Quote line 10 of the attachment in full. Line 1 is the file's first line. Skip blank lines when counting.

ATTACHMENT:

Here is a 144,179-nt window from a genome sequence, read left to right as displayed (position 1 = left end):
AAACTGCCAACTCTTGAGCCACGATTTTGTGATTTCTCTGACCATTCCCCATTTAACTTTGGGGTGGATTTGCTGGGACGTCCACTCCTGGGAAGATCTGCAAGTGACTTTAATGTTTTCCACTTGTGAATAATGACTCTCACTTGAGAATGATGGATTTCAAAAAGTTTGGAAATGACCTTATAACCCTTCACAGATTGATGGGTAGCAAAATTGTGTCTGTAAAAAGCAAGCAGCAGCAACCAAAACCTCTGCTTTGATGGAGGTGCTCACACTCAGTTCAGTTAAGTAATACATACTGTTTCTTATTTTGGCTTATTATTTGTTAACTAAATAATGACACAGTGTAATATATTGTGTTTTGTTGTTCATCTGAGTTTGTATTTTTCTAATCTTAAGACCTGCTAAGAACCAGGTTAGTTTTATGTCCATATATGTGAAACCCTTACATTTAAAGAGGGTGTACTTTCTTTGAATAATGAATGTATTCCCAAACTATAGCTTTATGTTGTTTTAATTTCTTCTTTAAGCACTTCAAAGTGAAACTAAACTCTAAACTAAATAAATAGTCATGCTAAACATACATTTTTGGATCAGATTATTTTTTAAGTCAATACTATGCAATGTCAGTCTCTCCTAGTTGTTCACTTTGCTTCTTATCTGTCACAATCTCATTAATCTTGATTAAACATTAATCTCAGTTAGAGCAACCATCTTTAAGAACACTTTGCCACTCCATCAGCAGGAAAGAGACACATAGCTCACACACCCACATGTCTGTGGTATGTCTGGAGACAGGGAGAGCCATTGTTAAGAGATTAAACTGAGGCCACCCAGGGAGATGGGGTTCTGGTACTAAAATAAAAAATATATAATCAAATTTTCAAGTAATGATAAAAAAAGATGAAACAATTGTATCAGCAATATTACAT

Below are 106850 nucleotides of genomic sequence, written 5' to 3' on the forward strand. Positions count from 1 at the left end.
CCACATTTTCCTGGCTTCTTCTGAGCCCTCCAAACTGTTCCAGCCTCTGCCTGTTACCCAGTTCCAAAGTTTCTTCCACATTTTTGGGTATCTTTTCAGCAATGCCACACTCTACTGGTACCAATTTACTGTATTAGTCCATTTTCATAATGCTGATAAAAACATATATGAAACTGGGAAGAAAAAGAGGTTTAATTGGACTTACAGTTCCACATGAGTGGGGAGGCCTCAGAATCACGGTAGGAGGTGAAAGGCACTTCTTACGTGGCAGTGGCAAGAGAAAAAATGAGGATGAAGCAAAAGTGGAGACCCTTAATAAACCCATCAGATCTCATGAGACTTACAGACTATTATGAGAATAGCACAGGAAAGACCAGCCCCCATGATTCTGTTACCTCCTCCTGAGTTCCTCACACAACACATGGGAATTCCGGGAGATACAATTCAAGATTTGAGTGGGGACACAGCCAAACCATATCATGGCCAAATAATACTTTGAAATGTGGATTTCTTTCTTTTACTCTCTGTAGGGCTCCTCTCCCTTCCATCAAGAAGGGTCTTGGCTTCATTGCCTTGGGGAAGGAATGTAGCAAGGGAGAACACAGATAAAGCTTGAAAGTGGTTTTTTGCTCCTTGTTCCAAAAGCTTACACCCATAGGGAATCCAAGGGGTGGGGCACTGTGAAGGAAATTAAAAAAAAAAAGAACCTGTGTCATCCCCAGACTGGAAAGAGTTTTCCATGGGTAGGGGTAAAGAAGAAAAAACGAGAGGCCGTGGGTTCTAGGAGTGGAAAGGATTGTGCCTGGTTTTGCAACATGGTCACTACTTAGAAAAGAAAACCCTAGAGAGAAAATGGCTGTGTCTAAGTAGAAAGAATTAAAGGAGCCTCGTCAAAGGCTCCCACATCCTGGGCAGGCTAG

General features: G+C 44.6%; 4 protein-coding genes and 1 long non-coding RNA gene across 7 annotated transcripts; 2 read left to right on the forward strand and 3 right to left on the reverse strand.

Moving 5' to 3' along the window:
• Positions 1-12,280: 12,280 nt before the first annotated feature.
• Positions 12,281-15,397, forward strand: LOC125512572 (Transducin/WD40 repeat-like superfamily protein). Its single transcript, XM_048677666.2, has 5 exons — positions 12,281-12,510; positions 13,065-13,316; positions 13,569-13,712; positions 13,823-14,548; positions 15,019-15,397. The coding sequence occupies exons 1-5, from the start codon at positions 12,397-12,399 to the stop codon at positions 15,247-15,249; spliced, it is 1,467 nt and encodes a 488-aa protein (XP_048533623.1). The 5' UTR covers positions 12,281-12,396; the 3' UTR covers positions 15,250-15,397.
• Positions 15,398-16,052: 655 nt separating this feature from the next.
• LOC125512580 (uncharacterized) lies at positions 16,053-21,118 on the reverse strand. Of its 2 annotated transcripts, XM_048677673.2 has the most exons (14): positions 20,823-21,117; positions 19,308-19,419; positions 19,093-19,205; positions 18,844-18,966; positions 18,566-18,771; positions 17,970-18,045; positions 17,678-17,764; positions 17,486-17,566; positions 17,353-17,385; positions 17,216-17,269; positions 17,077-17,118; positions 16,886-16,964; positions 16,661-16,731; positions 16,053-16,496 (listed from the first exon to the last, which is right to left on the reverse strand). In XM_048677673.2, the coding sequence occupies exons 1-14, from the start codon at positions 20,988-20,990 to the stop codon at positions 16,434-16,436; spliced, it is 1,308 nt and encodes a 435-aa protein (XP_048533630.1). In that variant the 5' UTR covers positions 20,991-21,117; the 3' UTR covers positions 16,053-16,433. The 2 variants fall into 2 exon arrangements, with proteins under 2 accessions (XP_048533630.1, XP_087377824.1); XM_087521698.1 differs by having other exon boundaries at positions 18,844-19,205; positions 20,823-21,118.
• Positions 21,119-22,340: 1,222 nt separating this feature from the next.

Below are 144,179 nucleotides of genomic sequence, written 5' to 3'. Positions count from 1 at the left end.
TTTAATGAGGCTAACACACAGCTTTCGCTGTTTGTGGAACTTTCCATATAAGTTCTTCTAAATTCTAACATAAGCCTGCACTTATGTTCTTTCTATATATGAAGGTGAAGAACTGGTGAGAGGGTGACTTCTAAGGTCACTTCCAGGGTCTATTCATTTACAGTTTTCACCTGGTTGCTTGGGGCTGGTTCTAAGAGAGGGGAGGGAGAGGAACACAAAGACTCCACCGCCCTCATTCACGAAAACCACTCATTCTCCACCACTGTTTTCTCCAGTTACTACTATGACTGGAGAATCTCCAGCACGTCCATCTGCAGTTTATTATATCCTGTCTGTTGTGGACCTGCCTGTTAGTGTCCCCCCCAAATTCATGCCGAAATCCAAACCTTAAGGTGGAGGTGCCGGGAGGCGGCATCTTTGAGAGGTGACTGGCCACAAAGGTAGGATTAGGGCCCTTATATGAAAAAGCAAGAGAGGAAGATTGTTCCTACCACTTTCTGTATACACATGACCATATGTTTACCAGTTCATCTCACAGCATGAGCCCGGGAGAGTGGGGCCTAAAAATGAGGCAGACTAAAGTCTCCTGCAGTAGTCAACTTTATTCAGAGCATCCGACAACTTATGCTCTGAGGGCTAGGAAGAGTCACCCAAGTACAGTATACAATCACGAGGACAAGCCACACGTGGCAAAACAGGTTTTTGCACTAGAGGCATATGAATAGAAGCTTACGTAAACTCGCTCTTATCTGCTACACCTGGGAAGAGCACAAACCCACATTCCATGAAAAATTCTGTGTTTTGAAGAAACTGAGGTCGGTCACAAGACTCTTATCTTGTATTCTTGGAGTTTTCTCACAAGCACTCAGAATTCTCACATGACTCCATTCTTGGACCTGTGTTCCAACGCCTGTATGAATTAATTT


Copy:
• LOC125512580 (uncharacterized) lies at positions 16,053-21,118 on the reverse strand. Of its 2 annotated transcripts, XM_048677673.2 has the most exons (14): positions 20,823-21,117; positions 19,308-19,419; positions 19,093-19,205; positions 18,844-18,966; positions 18,566-18,771; positions 17,970-18,045; positions 17,678-17,764; positions 17,486-17,566; positions 17,353-17,385; positions 17,216-17,269; positions 17,077-17,118; positions 16,886-16,964; positions 16,661-16,731; positions 16,053-16,496 (listed from the first exon to the last, which is right to left on the reverse strand). In XM_048677673.2, the coding sequence occupies exons 1-14, from the start codon at positions 20,988-20,990 to the stop codon at positions 16,434-16,436; spliced, it is 1,308 nt and encodes a 435-aa protein (XP_048533630.1). In that variant the 5' UTR covers positions 20,991-21,117; the 3' UTR covers positions 16,053-16,433. The 2 variants fall into 2 exon arrangements, with proteins under 2 accessions (XP_048533630.1, XP_087377824.1); XM_087521698.1 differs by having other exon boundaries at positions 18,844-19,205; positions 20,823-21,118.